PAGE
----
John Paul II on the Rosary

The Rosary of the Virgin Mary, which gradually took form in the second millennium under the guidance of the Spirit of God, is a prayer loved by countless saints and encouraged by the magisterium. Simple yet profound, it still remains, at the dawn of the third millennium, a prayer of great significance, destined to bring forth a harvest of holiness.

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It blends easily into the spiritual journey of the Christian life, which, after two thousand years, has lost none of the freshness of its beginnings and feels drawn by the Spirit of God to “set out into the deep” (duc in altum!) in order once more to proclaim, and even cry out, before the world that Christ is Lord and Savior, “the way, and the truth, and the life” (John 14:6), “the goal of human history and the point on which the desires of history and civilization turn” (Gaudium et Spes). The Rosary, though clearly Marian in character, is at heart a Christocentric prayer. In the sobriety of its elements, it has all the depth of the gospel message in its entirety, of which it can be said to be a compendium.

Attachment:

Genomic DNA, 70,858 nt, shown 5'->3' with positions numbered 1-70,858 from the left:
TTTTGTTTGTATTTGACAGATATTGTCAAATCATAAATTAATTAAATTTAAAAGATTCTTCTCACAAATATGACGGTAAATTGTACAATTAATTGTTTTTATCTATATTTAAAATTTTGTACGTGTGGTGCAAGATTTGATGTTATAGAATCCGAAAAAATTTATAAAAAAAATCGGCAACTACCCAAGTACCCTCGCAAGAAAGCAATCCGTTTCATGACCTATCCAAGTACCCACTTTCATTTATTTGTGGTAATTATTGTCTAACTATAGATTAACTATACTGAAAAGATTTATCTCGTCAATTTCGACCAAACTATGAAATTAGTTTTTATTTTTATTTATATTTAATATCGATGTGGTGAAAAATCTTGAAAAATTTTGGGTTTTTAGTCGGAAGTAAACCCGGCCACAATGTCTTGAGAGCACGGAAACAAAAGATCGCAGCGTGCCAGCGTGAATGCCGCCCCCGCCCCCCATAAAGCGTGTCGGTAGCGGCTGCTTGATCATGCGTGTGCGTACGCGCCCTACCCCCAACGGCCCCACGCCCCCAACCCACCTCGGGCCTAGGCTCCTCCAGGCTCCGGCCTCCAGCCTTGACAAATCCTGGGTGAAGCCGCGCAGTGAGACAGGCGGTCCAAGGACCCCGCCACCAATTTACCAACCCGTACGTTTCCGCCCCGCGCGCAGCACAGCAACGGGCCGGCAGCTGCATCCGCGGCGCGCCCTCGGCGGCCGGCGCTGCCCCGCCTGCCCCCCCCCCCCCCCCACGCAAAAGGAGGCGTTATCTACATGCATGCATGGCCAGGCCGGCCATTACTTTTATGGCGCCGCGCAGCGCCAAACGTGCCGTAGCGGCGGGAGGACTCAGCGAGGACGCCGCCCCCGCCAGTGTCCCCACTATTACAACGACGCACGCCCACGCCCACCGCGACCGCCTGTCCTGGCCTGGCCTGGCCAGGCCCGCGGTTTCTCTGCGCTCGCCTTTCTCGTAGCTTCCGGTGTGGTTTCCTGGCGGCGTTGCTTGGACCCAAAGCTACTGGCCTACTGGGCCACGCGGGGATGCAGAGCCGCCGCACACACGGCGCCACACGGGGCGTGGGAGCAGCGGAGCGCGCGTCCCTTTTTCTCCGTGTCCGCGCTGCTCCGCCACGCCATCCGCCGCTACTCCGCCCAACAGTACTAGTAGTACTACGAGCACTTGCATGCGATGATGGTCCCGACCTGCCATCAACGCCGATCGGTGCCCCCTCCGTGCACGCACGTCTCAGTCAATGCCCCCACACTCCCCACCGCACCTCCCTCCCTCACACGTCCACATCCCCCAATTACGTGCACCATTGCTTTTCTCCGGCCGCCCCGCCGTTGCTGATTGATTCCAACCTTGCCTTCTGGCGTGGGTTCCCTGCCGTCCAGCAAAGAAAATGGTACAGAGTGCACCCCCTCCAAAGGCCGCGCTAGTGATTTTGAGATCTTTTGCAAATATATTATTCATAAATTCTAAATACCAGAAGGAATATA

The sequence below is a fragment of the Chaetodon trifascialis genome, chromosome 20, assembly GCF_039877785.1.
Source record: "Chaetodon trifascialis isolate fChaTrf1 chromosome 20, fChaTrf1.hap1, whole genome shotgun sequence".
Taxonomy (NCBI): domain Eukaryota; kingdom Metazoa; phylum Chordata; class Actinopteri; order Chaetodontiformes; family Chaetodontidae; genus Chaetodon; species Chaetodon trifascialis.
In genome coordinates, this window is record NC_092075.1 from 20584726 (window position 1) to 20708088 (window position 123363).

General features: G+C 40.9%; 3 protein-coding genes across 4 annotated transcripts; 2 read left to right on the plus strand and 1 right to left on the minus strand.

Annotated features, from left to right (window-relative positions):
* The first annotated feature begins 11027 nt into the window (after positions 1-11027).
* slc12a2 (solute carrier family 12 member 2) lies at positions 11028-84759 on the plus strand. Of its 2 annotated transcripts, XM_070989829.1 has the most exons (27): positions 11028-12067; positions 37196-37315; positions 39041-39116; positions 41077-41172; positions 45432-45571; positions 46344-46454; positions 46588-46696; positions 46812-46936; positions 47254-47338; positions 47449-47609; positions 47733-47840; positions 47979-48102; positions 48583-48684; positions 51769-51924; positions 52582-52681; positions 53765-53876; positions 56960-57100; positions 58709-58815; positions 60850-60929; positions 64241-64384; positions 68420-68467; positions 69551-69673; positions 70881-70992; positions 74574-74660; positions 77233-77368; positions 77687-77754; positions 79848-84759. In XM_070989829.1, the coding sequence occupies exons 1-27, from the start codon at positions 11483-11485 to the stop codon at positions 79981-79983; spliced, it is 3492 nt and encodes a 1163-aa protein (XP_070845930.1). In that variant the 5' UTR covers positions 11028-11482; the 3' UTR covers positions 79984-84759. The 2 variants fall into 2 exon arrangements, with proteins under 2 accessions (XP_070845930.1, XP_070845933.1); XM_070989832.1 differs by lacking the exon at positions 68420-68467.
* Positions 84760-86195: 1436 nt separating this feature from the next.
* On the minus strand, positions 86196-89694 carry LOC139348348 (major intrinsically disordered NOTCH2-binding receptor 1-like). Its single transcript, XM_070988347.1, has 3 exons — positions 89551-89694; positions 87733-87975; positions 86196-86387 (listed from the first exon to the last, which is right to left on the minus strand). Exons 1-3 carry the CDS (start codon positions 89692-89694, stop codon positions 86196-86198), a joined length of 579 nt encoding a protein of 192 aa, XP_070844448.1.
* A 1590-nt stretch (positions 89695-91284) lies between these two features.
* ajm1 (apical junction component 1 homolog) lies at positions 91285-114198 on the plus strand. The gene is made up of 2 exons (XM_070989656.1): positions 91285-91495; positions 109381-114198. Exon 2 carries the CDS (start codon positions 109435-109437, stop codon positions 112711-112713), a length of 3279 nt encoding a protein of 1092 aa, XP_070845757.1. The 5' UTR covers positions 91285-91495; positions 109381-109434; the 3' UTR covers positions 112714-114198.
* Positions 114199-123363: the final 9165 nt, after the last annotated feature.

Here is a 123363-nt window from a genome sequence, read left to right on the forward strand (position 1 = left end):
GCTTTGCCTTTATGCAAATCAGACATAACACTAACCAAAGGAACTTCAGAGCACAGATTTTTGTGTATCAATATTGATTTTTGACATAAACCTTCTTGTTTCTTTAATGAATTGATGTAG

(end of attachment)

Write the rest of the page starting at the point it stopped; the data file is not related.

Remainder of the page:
Visitation LMonacoIt is an echo of the prayer of Mary, her perennial Magnificat for the work of the redemptive Incarnation, which began in her virginal womb. With the Rosary, the Christian people sit at the school of Mary and are led to contemplate the beauty of the face of Christ and to experience the depths of his love. Through the Rosary the faithful receive abundant grace, as though from the very hands of the Mother of the Redeemer.

– St. John Paul II, Apostolic Letter Rosarium Virginis Mariae on the Most Holy Rosary, October 16, 2002

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